@wisconsin conservative: crime is at the top of your list? really? start with schools please and you’ll build your credibility. and ‘choo choo’ is just childish and unnecessarily provocative.

    @matt: i agree with much of what you say. but your chronological argument is specious. 25 years ago there was no downtown housing, the 3rd ward was a ghost town of derelict buildings, we had an abandoned freeway corridor on ogden, and… i don’t know you can credit the bucks with the profound transformation of all those areas – and I think you can credit those transformations with some of the positive change on old world third street. and, you yourself say those places do well even when there isn’t an event at the bradley center.

  12. Mike Bark says:


    By your logic then the State should give my business some money so we can build an office. All of our staff pays income tax, I pay income tax and we have all sorts of other taxes imposed on us.

    Now, I will grant that we don’t have the incomes of the NBA players, so I’ll just settle for a pro-rated share of what we’re going to throw at the Bucks.

  13. cooperstan says:

    Your questions beget more questions: How many of these unelected decision makers currently live or are going to live in the ‘Taxing Authority District”.

    Aside from whatever benefits Miller Park and the Brewers offer – excellent role models in truthfulness, examples of how to divert tax money into the pockets of the MLB Commissioner (was that 38 million Bruce?), a healthy percentage of drunks taking to the roads when the games let out, endangering the tax payers who funded it – it’s clear the process reflected a serious breach of representative government principles. Who, exactly, do we complain to when the stadium tax goes on and on and on… George Petak? Is a professional sports team really worth compromising representative government? Really?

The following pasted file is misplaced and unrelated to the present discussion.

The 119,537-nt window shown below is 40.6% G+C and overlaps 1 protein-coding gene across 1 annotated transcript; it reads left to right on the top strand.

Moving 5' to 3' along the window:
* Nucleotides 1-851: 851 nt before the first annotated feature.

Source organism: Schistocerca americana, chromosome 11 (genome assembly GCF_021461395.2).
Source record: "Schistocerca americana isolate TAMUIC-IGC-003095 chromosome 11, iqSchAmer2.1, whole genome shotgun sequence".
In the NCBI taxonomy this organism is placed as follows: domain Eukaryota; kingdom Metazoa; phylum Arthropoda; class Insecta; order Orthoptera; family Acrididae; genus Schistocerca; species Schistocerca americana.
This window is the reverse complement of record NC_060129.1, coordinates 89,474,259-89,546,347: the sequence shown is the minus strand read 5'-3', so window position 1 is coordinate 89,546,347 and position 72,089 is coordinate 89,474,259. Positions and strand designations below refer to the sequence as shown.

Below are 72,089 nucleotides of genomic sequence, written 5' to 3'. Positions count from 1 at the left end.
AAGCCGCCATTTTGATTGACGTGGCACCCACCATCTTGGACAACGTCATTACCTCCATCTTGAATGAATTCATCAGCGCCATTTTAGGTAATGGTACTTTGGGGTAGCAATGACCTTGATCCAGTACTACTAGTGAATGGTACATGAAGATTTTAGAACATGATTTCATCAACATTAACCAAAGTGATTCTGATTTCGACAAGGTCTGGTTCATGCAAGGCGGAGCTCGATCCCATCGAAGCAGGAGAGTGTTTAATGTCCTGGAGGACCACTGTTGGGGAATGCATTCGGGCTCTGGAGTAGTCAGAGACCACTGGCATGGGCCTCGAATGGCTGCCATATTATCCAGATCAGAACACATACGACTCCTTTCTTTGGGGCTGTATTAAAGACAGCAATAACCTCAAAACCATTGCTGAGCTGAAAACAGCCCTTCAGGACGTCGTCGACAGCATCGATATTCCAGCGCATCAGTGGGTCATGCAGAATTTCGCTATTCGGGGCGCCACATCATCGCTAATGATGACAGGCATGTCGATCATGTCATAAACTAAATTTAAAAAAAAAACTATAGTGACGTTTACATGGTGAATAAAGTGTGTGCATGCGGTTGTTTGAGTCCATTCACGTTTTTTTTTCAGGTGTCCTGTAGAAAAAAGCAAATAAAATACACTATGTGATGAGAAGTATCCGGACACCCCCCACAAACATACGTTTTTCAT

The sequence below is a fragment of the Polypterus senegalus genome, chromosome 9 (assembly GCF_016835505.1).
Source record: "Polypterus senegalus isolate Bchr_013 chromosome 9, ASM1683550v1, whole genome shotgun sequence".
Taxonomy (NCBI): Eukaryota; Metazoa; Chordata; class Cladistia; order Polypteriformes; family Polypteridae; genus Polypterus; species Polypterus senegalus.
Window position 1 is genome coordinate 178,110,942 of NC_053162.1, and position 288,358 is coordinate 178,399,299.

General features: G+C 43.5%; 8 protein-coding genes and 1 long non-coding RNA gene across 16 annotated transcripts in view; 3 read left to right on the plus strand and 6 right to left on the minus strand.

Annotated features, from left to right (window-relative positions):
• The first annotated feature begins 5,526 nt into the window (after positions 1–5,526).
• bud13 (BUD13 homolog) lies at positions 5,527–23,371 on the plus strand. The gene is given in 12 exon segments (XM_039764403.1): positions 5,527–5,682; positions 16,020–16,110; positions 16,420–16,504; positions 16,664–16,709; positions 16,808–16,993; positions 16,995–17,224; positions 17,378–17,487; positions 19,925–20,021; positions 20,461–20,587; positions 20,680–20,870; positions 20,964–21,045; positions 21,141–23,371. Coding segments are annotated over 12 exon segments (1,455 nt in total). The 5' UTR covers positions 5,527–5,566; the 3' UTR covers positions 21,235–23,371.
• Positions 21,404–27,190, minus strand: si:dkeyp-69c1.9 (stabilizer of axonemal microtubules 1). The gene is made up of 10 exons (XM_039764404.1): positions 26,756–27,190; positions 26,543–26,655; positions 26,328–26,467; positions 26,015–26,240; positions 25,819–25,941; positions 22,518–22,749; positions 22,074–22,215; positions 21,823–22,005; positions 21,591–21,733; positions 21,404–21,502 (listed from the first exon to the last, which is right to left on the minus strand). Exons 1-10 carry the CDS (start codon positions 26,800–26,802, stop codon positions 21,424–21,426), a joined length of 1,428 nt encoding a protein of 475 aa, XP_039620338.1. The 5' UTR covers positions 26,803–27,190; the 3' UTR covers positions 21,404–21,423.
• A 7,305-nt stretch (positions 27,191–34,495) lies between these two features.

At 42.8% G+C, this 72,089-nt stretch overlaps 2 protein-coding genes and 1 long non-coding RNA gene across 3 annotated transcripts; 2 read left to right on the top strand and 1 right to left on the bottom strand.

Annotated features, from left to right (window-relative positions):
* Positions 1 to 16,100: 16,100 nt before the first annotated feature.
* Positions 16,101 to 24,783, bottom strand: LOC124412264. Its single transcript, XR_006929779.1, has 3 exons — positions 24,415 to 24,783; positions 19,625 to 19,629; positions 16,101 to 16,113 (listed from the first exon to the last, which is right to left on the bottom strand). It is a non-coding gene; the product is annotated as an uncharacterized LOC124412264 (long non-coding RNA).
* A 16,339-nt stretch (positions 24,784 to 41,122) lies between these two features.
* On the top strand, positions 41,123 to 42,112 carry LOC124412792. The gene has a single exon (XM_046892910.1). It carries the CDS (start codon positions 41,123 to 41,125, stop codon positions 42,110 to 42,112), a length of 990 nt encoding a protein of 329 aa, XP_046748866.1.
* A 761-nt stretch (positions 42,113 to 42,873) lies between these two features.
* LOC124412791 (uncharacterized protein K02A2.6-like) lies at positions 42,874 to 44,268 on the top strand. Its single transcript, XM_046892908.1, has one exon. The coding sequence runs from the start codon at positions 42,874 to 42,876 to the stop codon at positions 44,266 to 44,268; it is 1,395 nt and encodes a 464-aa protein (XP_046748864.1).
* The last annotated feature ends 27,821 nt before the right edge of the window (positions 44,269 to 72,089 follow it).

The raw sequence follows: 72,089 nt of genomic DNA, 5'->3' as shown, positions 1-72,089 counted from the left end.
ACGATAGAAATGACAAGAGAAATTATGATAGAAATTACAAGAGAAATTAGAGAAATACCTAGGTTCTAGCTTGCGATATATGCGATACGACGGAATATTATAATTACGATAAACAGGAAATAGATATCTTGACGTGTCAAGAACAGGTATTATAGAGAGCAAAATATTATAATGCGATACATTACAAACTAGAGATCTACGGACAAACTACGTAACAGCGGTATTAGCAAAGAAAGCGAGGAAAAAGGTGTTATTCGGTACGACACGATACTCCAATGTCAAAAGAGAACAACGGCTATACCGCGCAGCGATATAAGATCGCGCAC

In that light, how much will a new Area really cost? I mean really cost? And how much are the ‘financiers’ willing to put up to have a competitive team.

    I think most people – left, right or whatever – would agree that 10 years from now, Fresh water and the attendant technology and research will be much more important to Milwaukee than arrested adolescents who make a living bouncing a rubber ball. In fact,Fresh Water will be much more important to booming cities like Austin and Phoenix and Provo Utah that are already in a drought. That’s Milwaukee’s future. The promise is so great it could even withstand the incredible stupidity of the Trolley obsessed Mayor.

    Miller Park is getting kind of long in the tooth. What if M.A. decides he wants a new stadium too? Or else, you know, other cities would of course wants baseball team. Because what else matters in life, right?

    BTW, lot of people in the Twin Cities – I’d venture the majority – are not happy about the Vikings new elaborate playpen there.

  14. Wisconsin Conservative Digest says:

    Observer, what ever you do do not insult that beautiful Auditorium that is used practically every day and we make fortune. Bruce was main backer of that thing.

  15. Bruce Murphy says:

    To Wisconsin Conservative Digest: Bob just an FYI, you will find no story I’ve ever written promoting the idea of the renovating the Milwaukee Auditorium into the Milwaukee Theatre. Would it be too much to ask that you refrain from making this stuff up about me?

  16. wisconsin Conservative Digest says:

    Bruce, I distintinctly remember tearing apart the whole Milwaukee theater problem and you came to it and Gimbles’ defense. I know that at you rage it is hard to remember those things, but you must have reocords.

  17. Bruce Murphy says:

    To WCD: So Bob, you’re saying I must have records to prove your erroneous point? Just a thought here, you might check the records before you make these sorts of assertions. If you had, you’d find i did a NEWS story for the Journal Sentinel that revealed Gimbel stole the idea for the Milwaukee Theatre from the Bradley Center, which had plans to build a mid-sized theater of the same size. The story also revealed that the revenue generated from the theater would not fully support it and quoted people pro and con as to its benefits (or not) to the community. You clearly think it’s a bad idea, and you’re entitled to your opinion, but if Gimbel hadn’t done this, we’d now have the additional 5,000 seat theater built by the Bradley Center as well as the old Auditorium, meaning even more facilities downtown. How that would have worked I can’t say but it’s always good to know the history before forming an opinion.